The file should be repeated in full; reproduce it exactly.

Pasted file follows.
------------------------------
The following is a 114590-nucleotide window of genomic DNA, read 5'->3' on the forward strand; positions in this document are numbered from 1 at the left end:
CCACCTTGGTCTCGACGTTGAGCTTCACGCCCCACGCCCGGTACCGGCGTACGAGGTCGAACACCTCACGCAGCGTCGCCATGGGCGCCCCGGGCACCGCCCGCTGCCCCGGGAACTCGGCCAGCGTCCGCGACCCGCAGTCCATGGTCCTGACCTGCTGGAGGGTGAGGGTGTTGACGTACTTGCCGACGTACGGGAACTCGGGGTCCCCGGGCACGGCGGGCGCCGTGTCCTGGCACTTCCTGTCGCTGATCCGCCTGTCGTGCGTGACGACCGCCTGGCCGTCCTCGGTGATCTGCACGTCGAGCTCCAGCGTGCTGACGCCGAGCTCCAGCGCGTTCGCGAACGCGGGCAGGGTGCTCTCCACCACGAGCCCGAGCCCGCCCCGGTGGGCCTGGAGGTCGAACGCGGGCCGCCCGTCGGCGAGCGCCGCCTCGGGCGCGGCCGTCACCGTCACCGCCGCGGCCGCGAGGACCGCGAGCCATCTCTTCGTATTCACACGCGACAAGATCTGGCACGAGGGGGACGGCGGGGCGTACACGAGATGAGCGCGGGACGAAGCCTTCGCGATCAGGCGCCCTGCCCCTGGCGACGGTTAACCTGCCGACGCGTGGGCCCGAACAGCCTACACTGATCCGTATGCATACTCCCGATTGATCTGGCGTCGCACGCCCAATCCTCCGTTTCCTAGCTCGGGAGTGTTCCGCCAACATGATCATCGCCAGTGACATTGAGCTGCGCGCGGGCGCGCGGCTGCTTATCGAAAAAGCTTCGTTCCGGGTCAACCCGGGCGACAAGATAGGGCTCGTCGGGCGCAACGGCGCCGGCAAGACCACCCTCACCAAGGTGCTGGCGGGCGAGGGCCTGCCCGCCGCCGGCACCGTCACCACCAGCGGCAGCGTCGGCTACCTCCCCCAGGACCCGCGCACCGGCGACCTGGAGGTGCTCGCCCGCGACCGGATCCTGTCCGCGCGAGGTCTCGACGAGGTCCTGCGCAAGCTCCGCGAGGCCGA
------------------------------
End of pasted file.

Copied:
The following is a 114590-nucleotide window of genomic DNA, read 5'->3' on the forward strand; positions in this document are numbered from 1 at the left end:
CCACCTTGGTCTCGACGTTGAGCTTCACGCCCCACGCCCGGTACCGGCGTACGAGGTCGAACACCTCACGCAGCGTCGCCATGGGCGCCCCGGGCACCGCCCGCTGCCCCGGGAACTCGGCCAGCGTCCGCGACCCGCAGTCCATGGTCCTGACCTGCTGGAGGGTGAGGGTGTTGACGTACTTGCCGACGTACGGGAACTCGGGGTCCCCGGGCACGGCGGGCGCCGTGTCCTGGCACTTCCTGTCGCTGATCCGCCTGTCGTGCGTGACGACCGCCTGGCCGTCCTCGGTGATCTGCACGTCGAGCTCCAGCGTGCTGACGCCGAGCTCCAGCGCGTTCGCGAACGCGGGCAGGGTGCTCTCCACCACGAGCCCGAGCCCGCCCCGGTGGGCCTGGAGGTCGAACGCGGGCCGCCCGTCGGCGAGCGCCGCCTCGGGCGCGGCCGTCACCGTCACCGCCGCGGCCGCGAGGACCGCGAGCCATCTCTTCGTATTCACACGCGACAAGATCTGGCACGAGGGGGACGGCGGGGCGTACACGAGATGAGCGCGGGACGAAGCCTTCGCGATCAGGCGCCCTGCCCCTGGCGACGGTTAACCTGCCGACGCGTGGGCCCGAACAGCCTACACTGATCCGTATGCATACTCCCGATTGATCTGGCGTCGCACGCCCAATCCTCCGTTTCCTAGCTCGGGAGTGTTCCGCCAACATGATCATCGCCAGTGACATTGAGCTGCGCGCGGGCGCGCGGCTGCTTATCGAAAAAGCTTCGTTCCGGGTCAACCCGGGCGACAAGATAGGGCTCGTCGGGCGCAACGGCGCCGGCAAGACCACCCTCACCAAGGTGCTGGCGGGCGAGGGCCTGCCCGCCGCCGGCACCGTCACCACCAGCGGCAGCGTCGGCTACCTCCCCCAGGACCCGCGCACCGGCGACCTGGAGGTGCTCGCCCGCGACCGGATCCTGTCCGCGCGAGGTCTCGACGAGGTCCTGCGCAAGCTCCGCGAGGCCGA